He says he "fell madly in love" with Brown's work after seeing one of his plays during a festival through the Ensemble Theatre of Chattanooga and offered to help him with any future projects. When Brown brought him a draft of the first five episodes of "Horace Kentucky" last fall, Parker jumped at the chance to be involved.
He has portrayed a handful of characters on the show so far, including the villain of the first story arc, a time-traveling shopkeeper named Smitty Cobblestone, but his favorite is War, one of the Four Horsemen of the Apocalypse.
Like most of Brown's writing, the usual ominous depiction of the Horsemen has been absurdly twisted.
Apparently, the Horsemen are a man short -- Pestilence is on vacation -- and his stand-in, the innocuously named "Steve," spends most of the time talking about his line of designer socks. For his part, Famine doesn't say much at all, and instead of spreading destruction to herald the end times, War and Death bicker incessantly about metaphysics.
"When I read the script, I thought, 'This would be fun to do,'" Parker says, laughing. "It's not quite Statler and Waldorf, but it reminds you of an old comedy duo."
In a sense, "Horace Kentucky" is as much an anachronism as the historical figures who randomly appear in its chronologically confused scripts.
With the widespread adoption of the TV in the '50s and '60s, serial radio dramas such as "The Adventures of Philip Marlowe" and those produced by Orson Welles' "The Mercury Theatre on the Air" fell out of vogue with American audiences. Thanks to the ease of digital recording and self-publishable podcasts, the conditions are ripe for a resurgence of serials like "Horace Kentucky," says WUTC radio personality Richard Winham.
"To try and visualize the story would be complicated, but in people's imagination ... you can conjure all kinds of worlds, and that's what [Brown] is trying to do," says Winham, who was one of Brown's earliest technical consultants for the project.
"He's taking an old form and reinventing it, which is where good ideas come from, isn't it?"
Brown describes the dormancy of American radio drama as "heartbreaking." Last fall, he approached Winham to discuss the possibility of writing and producing one of his own, with the goal of airing it episodically on WUTC. Because Brown lacked experience with the necessary equipment, Winham offered to give him some pointers on production and provide supervised access to WUTC's recording studio.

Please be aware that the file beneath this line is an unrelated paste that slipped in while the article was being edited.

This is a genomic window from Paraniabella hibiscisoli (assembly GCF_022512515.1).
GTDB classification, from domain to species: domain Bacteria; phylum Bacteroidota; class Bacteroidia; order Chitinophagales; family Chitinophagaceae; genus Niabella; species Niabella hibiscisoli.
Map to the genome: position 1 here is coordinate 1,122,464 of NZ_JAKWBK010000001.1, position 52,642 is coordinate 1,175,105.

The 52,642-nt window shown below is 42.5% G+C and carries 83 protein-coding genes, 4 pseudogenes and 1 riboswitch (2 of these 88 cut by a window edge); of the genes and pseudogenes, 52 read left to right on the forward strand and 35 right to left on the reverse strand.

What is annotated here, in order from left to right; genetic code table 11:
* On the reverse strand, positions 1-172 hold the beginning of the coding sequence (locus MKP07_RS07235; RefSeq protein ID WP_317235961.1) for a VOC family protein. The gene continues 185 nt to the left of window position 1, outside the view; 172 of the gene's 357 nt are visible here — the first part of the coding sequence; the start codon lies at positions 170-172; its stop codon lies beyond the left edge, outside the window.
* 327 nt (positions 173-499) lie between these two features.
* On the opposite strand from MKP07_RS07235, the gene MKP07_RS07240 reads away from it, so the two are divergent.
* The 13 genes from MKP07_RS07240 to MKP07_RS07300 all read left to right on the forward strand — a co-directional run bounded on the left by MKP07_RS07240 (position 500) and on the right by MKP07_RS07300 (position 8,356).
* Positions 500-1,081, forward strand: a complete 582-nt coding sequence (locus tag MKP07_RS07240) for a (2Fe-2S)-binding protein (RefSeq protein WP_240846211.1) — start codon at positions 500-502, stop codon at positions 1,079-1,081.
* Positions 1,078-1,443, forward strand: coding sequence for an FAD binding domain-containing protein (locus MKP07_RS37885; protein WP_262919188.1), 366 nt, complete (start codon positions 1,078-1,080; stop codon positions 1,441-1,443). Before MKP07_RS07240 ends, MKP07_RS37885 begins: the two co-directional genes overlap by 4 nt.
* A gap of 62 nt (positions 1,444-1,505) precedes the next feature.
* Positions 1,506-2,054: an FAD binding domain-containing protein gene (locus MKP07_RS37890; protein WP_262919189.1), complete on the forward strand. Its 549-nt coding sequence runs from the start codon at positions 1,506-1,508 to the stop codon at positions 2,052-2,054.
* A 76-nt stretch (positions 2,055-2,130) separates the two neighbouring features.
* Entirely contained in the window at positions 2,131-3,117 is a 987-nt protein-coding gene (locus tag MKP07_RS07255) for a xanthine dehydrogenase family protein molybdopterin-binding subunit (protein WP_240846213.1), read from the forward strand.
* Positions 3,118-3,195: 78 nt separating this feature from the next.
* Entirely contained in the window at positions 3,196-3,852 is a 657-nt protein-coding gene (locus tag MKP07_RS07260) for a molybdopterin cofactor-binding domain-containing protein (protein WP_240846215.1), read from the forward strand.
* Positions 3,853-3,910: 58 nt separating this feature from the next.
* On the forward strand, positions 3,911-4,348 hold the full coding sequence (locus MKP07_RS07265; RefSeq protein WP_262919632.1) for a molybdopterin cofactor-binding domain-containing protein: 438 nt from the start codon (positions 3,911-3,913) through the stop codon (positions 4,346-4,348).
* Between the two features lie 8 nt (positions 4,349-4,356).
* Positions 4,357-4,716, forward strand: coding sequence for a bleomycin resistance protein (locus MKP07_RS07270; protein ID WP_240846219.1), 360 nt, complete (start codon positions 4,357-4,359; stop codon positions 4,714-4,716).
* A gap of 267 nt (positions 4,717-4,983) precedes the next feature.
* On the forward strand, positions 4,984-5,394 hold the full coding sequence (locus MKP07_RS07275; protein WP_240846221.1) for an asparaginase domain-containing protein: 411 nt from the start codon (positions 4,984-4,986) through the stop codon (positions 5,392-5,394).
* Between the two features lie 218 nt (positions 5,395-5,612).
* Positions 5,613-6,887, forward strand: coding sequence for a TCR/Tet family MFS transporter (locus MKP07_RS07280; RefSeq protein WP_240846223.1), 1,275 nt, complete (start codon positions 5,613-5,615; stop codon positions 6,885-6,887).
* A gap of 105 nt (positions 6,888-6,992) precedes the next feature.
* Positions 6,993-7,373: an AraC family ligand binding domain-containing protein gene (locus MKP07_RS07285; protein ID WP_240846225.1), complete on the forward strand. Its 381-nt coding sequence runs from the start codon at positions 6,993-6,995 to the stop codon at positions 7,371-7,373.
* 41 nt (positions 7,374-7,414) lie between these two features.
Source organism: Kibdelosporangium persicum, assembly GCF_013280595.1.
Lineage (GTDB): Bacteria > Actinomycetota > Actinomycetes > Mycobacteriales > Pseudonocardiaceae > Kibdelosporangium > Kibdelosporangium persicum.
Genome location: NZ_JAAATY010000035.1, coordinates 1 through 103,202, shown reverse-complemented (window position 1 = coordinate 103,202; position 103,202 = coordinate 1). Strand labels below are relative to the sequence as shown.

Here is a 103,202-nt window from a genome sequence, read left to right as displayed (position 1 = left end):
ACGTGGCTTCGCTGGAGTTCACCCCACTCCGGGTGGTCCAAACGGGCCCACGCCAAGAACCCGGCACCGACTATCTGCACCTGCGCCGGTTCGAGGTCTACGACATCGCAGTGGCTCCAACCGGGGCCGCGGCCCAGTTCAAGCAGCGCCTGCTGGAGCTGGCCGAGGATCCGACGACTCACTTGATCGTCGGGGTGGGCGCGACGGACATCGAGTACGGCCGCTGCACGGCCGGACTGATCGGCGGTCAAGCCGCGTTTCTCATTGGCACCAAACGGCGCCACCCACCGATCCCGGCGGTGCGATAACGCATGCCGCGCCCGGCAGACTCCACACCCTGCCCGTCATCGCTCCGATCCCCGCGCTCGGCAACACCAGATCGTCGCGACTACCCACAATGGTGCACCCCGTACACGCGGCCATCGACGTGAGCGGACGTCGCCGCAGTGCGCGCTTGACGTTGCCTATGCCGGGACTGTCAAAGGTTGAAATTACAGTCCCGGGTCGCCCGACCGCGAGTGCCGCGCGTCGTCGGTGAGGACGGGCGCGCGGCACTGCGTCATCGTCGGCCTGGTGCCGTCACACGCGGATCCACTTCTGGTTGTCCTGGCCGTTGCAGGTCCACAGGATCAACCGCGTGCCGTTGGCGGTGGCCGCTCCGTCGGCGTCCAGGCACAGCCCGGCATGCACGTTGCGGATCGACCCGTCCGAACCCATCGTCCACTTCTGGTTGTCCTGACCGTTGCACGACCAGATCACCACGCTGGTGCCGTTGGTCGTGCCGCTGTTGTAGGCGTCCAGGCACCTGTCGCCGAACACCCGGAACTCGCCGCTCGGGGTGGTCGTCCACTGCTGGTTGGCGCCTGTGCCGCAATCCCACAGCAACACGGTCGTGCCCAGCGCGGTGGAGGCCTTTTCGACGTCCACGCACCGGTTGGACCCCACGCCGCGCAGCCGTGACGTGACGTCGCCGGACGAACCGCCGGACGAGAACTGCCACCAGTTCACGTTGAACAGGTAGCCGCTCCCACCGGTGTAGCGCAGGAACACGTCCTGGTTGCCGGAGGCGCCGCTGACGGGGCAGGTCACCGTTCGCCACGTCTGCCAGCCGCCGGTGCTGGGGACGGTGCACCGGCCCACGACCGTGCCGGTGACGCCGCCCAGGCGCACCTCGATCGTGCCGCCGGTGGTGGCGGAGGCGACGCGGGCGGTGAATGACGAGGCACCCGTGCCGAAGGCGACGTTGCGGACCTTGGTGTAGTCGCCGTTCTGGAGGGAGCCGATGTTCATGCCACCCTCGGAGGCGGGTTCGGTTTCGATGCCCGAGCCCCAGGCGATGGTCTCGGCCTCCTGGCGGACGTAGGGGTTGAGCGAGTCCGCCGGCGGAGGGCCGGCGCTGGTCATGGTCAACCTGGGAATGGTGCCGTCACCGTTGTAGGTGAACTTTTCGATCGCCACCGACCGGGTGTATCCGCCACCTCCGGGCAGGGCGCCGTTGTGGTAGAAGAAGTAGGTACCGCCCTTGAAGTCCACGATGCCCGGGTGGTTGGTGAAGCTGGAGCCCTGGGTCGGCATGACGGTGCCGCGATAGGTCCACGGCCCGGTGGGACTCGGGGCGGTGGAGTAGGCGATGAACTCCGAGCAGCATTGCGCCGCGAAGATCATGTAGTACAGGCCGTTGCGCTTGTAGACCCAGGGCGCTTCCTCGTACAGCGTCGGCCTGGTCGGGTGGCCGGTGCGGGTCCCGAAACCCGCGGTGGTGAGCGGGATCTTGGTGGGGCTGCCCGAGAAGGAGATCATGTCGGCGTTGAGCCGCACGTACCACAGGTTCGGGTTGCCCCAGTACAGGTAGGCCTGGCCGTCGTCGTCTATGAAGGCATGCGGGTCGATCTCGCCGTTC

Within a week of his first exchange with Winham, Brown embarked on a writing spree that yielded the story arc that makes up "Horace Kentucky's" first five episodes, which he and his cast recorded over the course of several sessions at WUTC. Those episodes were released to iTunes in February. Two episodes of a subsequent three-arc storyline were released last week.
Brown admits the transition from writing for the stage to writing for radio was not without its hiccups.
Raised on a diet of Charlie Chaplin films, he learned to love physical comedy early on and later incorporated it into his theatrical work. Those scripts, however, relied heavily on highly choreographed stage direction and sight gags that were impossible on radio. This led to setting the scene through unavoidably awkward dialogue, Brown says, but ultimately, "Horace Kentucky" has proven to be creatively liberating.
"It's just such a freeing medium in the sense that the audience is left to their own devices," he says. "There's such a level of trust there that creates a more powerful connection between artist and audience."
Although he saw potential in Brown's work, Winham says he had reservations about playing it in its early form, which lacked traditional radio drama ornamentation such as sound effects, music or an intro and outro sequence.
With some post-production polish, Winham says, the play could still air on WUTC.
Serializing it "is still in the cards," he says. "The potential is there, for sure."
In the meantime, Brown is electing to have it "broadcast" on Wednesday nights through WAWL.org, Chattanooga State's Internet-based radio station.
In the future, Brown says, he would love to transition to working on "Horace Kentucky" full-time, but that likely would require either an endorsement deal or a successful fundraiser through a service such as Kickstarer or Indiegogo.
As it stands, "Horace Kentucky" can be produced for next to nothing, he says. The recording is now being done at Chatt State, where Parker has access to the college's studio, and the cast members are all volunteers.
For the moment, he says, he's content to keep churning out adventures on a shoestring.
"The show can be done with zero dollars each time, except for gas costs and repaying my cast with a nice dinner every once and a while," he says, laughing. "There are no set goals, so it's hard to develop a clear-cut mission statement at this point other than, 'Listen to this and have a good time.'"
Contact Casey Phillips at email@example.com or 423-757-6205. Follow him on Twitter at @PhillipsCTFP.